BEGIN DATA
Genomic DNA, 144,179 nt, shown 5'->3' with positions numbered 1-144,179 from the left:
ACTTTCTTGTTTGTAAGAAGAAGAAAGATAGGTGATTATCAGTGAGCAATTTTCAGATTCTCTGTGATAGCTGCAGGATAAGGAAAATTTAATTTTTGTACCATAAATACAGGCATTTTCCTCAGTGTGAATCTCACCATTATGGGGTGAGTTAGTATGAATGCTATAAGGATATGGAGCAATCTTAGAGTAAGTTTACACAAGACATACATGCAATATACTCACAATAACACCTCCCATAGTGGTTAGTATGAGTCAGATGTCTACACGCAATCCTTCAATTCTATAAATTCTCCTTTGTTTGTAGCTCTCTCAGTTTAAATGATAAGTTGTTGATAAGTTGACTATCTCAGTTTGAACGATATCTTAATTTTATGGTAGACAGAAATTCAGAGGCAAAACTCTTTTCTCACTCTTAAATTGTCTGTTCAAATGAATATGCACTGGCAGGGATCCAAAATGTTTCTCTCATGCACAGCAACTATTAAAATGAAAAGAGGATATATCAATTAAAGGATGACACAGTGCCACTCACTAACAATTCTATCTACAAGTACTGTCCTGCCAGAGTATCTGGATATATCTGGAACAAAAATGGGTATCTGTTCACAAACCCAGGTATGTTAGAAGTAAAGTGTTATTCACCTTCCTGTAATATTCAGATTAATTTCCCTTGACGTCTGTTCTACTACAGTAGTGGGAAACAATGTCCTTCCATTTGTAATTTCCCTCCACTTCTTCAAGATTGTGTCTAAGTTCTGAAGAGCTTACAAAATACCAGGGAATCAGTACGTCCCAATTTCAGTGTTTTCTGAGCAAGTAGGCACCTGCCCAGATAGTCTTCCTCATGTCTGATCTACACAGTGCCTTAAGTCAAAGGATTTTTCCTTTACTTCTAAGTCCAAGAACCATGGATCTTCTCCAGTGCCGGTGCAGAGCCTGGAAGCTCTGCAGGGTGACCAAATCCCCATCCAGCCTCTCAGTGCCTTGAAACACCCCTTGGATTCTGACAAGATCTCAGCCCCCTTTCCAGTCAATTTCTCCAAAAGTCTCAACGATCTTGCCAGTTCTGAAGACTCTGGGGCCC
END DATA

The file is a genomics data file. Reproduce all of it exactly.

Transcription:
Genomic DNA, 144,179 nt, shown 5'->3' with positions numbered 1-144,179 from the left:
ACTTTCTTGTTTGTAAGAAGAAGAAAGATAGGTGATTATCAGTGAGCAATTTTCAGATTCTCTGTGATAGCTGCAGGATAAGGAAAATTTAATTTTTGTACCATAAATACAGGCATTTTCCTCAGTGTGAATCTCACCATTATGGGGTGAGTTAGTATGAATGCTATAAGGATATGGAGCAATCTTAGAGTAAGTTTACACAAGACATACATGCAATATACTCACAATAACACCTCCCATAGTGGTTAGTATGAGTCAGATGTCTACACGCAATCCTTCAATTCTATAAATTCTCCTTTGTTTGTAGCTCTCTCAGTTTAAATGATAAGTTGTTGATAAGTTGACTATCTCAGTTTGAACGATATCTTAATTTTATGGTAGACAGAAATTCAGAGGCAAAACTCTTTTCTCACTCTTAAATTGTCTGTTCAAATGAATATGCACTGGCAGGGATCCAAAATGTTTCTCTCATGCACAGCAACTATTAAAATGAAAAGAGGATATATCAATTAAAGGATGACACAGTGCCACTCACTAACAATTCTATCTACAAGTACTGTCCTGCCAGAGTATCTGGATATATCTGGAACAAAAATGGGTATCTGTTCACAAACCCAGGTATGTTAGAAGTAAAGTGTTATTCACCTTCCTGTAATATTCAGATTAATTTCCCTTGACGTCTGTTCTACTACAGTAGTGGGAAACAATGTCCTTCCATTTGTAATTTCCCTCCACTTCTTCAAGATTGTGTCTAAGTTCTGAAGAGCTTACAAAATACCAGGGAATCAGTACGTCCCAATTTCAGTGTTTTCTGAGCAAGTAGGCACCTGCCCAGATAGTCTTCCTCATGTCTGATCTACACAGTGCCTTAAGTCAAAGGATTTTTCCTTTACTTCTAAGTCCAAGAACCATGGATCTTCTCCAGTGCCGGTGCAGAGCCTGGAAGCTCTGCAGGGTGACCAAATCCCCATCCAGCCTCTCAGTGCCTTGAAACACCCCTTGGATTCTGACAAGATCTCAGCCCCCTTTCCAGTCAATTTCTCCAAAAGTCTCAACGATCTTGCCAGTTCTGAAGACTCTGGGGCCC